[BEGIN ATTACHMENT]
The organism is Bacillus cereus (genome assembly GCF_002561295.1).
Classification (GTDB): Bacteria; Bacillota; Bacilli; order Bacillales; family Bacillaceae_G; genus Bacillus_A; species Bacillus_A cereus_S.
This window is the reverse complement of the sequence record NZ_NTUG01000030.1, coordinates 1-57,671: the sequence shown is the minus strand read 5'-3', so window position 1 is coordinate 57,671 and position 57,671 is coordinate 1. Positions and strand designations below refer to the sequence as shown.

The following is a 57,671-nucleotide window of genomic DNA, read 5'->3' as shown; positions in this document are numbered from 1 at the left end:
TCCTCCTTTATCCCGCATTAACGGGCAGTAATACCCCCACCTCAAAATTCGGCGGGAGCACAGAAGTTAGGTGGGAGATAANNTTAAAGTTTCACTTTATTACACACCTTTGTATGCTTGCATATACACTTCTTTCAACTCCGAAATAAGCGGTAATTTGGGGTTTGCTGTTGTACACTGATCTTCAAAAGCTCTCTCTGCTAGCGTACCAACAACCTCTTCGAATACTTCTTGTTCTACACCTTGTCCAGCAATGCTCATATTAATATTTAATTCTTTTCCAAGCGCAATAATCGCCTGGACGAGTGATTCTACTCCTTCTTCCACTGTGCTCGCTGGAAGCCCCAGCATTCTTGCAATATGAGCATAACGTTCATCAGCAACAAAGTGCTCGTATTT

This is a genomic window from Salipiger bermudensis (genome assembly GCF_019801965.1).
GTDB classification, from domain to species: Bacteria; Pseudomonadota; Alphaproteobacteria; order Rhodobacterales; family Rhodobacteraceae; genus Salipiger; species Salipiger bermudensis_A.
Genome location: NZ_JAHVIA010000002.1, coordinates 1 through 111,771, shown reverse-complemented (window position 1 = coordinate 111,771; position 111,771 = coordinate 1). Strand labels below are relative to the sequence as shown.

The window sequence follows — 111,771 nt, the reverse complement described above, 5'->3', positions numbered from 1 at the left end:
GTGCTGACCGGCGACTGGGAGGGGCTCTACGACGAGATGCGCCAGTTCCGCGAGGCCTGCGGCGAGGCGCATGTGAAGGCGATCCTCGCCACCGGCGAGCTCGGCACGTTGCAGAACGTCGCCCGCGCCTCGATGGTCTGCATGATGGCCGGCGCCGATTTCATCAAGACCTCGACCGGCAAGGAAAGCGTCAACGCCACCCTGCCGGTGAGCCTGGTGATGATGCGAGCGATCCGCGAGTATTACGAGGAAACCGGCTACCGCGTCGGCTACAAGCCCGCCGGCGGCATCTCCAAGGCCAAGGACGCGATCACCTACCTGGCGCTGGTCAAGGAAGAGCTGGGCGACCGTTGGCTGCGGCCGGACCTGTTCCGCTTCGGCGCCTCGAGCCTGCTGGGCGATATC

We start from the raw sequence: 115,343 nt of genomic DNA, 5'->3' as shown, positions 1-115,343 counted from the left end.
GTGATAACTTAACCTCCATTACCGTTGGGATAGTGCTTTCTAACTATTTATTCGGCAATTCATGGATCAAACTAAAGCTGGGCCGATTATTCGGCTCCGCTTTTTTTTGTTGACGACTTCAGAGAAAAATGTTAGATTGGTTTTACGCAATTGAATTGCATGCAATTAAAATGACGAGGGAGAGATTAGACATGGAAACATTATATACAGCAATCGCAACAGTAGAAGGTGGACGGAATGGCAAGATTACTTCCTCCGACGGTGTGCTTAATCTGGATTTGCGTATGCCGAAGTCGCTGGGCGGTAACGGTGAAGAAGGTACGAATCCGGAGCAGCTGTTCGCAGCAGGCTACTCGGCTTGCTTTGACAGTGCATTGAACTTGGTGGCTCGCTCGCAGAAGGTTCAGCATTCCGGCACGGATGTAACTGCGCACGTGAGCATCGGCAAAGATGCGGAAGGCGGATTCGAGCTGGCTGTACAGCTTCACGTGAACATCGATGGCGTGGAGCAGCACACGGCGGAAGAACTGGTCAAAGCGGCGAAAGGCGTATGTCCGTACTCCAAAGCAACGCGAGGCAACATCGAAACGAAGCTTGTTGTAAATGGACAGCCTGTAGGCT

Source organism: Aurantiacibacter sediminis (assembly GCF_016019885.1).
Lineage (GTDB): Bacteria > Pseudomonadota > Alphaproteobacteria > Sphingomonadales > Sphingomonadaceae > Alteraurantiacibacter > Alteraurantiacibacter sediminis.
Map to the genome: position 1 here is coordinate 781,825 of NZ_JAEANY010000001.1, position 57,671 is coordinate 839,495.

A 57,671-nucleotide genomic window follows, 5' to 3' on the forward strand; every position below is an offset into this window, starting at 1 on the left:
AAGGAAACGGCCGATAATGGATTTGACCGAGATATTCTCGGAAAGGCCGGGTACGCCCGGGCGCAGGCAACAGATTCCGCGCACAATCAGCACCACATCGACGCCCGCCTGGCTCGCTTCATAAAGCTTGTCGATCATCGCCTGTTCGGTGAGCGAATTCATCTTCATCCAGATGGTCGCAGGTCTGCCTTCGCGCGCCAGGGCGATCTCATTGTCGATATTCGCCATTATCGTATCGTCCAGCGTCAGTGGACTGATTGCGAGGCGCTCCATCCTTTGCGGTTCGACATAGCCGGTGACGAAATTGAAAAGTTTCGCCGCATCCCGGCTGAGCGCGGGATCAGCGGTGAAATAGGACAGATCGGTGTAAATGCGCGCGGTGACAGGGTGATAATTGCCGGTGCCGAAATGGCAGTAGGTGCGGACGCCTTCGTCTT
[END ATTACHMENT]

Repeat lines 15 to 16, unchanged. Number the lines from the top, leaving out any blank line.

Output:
Map to the genome: position 1 here is coordinate 781,825 of NZ_JAEANY010000001.1, position 57,671 is coordinate 839,495.

A 57,671-nucleotide genomic window follows, 5' to 3' on the forward strand; every position below is an offset into this window, starting at 1 on the left: